Emotional Writer

I confess. I am an emotional writer. Worst still, it tends to be the negative emotions which send my fingers tapping out the most productive rhythms on my keyboard.

Anger certainly stimulates my creative juices. The memoir I completed earlier this year sprung out of my anger at my father when he died and left me his mess to clean up. As I walked through his house the day after his death and saw the accumulation of stuff, stuff I knew was there but hadn’t paid attention to, I became furious with him. He had had over thirty years to do something about it but never had. My anger turned into a profusion of words and, four years later, a memoir. I have to admit it became almost impossible to write the number of words I needed to as my anger faded over time and my knowledge of my father and his life increased. By the end of my memoir I had wrung the last drop of anger from my system and had made peace with my father in a way which never happened while he was alive.

Sadness and depression are two more emotions which ensure words will flow onto the page. The further I sink into the darkness, the more prolific I am. When I was younger, a teenager, I poured my sorrow into excruciatingly bad poetry. I cringe when I think of it. But at the time it served its purpose. This tossing of words onto a page is therapeutic, a better solution for me than any drug. Thank goodness I concentrate on prose nowadays instead of poetry.

But not all negative emotions spur me on. Hatred does nothing for me. I have tried to pour my hate onto a page but I cannot sustain it. Maybe I just don’t hate anyone enough. I usually decide not to use up energy on people who aren’t worthy of my time. Envy doesn’t work either. I have tried to maintain written resentment, but I can’t. Perhaps I’m content with my life. Or maybe I simply can’t see the point of owning too many material things. Fear does not motivate me. It could be because I am not often afraid. Although certain bumps in the night can raise my heart beat but I certainly don’t race out of bed to write about them.

Strangely enough, being happy does not make me want to write about it. I don’t know why. Maybe I simply like basking in happiness when it hits, like soaking in a hot bath, I just enjoy the moment while it lasts.

Although not an emotion, curiousity often leads me to devising plots and story lines and from there to writing a hesitant few lines, sometimes a chapter. But I have never ventured any further, never tried my hand at detective stories, I don’t have the confidence to pull one off but perhaps I should look at this as a challenge.

The importance of a great opening sentence

The words which have the most importance, which must have the most impact, and can be the most difficult to write, are the words which form the opening sentence of the book you are either writing or reading. I spend days and sometimes weeks before beginning to write, tossing words around in my head like some sort of mixed salad entree, hoping they will fall perfectly on the page, pleasing the eye and tempting the reader to sample more of the story.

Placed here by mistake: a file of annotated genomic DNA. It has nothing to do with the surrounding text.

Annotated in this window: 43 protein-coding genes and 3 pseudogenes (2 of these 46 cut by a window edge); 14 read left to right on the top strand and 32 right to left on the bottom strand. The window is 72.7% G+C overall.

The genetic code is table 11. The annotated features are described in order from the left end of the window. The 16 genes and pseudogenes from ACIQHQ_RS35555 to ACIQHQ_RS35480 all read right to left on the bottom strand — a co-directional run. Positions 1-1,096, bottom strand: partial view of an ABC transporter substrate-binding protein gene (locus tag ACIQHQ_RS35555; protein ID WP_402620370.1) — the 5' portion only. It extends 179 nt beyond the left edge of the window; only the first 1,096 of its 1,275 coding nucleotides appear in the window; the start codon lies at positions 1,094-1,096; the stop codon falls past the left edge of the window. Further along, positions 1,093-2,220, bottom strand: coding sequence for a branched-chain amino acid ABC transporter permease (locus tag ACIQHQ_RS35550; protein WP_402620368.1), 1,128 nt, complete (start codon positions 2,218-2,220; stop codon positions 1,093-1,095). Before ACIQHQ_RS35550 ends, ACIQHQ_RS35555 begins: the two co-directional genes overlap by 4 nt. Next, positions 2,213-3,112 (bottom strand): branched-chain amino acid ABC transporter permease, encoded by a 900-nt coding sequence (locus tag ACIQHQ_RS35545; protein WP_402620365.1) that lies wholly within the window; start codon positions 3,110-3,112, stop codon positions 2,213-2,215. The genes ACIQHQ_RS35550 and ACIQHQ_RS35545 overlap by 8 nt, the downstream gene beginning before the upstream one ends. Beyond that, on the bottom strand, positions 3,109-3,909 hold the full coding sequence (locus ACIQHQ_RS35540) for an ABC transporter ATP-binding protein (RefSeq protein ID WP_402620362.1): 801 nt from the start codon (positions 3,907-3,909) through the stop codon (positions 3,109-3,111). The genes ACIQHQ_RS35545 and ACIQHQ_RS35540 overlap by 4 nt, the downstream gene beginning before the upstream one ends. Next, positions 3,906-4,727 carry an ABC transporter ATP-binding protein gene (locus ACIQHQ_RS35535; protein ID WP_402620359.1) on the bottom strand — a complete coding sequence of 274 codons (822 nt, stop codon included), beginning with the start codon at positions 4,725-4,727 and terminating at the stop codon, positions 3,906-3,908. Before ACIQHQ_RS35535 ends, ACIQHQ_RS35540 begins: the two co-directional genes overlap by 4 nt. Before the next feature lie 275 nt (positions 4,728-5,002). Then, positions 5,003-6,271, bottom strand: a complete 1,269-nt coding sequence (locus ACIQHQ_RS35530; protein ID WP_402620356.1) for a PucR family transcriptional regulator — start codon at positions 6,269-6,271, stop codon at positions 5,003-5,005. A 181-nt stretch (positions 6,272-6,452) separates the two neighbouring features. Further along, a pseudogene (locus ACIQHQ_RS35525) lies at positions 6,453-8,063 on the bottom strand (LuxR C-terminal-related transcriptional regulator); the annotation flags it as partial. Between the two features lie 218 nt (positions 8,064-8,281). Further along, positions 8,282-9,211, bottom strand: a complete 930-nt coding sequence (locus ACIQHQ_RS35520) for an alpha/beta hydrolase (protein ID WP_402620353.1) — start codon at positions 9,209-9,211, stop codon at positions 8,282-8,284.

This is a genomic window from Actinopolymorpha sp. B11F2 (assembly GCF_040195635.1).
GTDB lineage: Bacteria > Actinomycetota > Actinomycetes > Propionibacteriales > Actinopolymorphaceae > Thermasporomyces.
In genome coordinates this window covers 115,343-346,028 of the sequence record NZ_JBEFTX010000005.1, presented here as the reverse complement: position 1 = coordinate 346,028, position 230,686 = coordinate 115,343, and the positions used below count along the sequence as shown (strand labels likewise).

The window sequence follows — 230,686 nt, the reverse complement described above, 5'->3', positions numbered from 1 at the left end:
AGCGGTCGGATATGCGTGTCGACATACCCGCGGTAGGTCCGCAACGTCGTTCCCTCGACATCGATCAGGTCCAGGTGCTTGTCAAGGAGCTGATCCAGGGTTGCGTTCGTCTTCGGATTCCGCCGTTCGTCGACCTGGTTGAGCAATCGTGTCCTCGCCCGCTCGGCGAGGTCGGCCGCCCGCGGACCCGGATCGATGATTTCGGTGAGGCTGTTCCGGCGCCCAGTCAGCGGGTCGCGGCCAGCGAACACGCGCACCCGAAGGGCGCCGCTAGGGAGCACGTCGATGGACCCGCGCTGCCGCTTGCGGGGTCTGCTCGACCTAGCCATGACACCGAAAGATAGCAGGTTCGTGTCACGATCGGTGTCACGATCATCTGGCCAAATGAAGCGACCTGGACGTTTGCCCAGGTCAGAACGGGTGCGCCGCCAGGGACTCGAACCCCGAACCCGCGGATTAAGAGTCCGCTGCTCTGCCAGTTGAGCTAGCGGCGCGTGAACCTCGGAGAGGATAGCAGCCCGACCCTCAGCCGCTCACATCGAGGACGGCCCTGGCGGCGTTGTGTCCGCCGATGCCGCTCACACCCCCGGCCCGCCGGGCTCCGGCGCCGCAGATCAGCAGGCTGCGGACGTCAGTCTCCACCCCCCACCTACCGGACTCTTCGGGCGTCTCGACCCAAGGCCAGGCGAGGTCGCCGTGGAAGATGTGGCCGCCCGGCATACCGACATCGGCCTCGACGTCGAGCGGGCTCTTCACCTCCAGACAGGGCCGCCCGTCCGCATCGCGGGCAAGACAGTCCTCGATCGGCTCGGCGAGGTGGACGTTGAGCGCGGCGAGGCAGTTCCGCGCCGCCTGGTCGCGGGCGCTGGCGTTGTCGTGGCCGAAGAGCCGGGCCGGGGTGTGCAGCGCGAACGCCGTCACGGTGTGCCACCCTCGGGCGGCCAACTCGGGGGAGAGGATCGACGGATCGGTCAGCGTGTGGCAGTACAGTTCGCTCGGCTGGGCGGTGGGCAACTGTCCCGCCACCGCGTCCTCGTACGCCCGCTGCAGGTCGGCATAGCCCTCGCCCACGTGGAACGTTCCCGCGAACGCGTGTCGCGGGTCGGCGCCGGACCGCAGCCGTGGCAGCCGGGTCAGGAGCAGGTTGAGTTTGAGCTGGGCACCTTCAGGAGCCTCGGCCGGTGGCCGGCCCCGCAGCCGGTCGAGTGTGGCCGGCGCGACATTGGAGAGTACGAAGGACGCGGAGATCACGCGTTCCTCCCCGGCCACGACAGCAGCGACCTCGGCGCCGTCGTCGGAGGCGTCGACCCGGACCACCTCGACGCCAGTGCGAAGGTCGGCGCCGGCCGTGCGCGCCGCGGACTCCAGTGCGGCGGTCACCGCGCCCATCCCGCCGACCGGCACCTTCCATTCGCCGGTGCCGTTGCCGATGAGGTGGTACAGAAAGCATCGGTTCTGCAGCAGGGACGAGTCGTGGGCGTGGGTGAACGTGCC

Is it best to begin with a statement, or a question? Should the sentence be an enigma or the beginning of a mystery? Perhaps it should set the scene, or the geography of the story, or introduce at least one of the characters.

The memoir I finished writing, the one which is now sitting in a publisher’s office, hopefully about to be read by the said publisher, begins like this “I’ve had time to think about it and you really did choose an awkward time to die.” I’m fond of the line, I can only hope a publisher somewhere will also be fond of it.

But there are so many great opening sentences out there in the world of words and books and literature, some of my favourites are:

“It was the best of times, it was the worst of times, it was the age of wisdom, it was the age of foolishness, it was the epoch of belief, it was the epoch of incredulity, it was the season of Light, it was the season of Darkness, it was the spring of hope, it was the winter of despair, we had everything before us, we had nothing before us, we were all going direct to Heaven, we were all going direct the other way.” Charles Dickens, A Tale of Two Cities.

“It was a bright cold day in April, and the clocks were striking thirteen.” George Orwell, Nineteen Eighty-Four.

“The past is a foreign country: they do things differently there.” L.P. Hartley, The Go-Between.

“I am a camera with its shutter open, quite passive, recording, not thinking.” Christopher Isherwood, Goodbye to Berlin.

“It was a wrong number that started it, the telephone ringing three times in the dead of night, and the voice on the other end asking for someone he was not.” Paul Auster, City of Glass.

Each of the sentences above says just enough to intrigue the reader, drawing them onto the edge of the story and enticing them to the end of the first page, the second, the third and onward until the end of the tale. I wonder how long each of the authors above took to write those sentences? I wonder if they slaved over them as I do, or whether the words simply tumbled off the end of their pen, or tapped onto the page inserted in their typewriter. I wonder how long it will take me to write the opening sentence of the novel I am planning.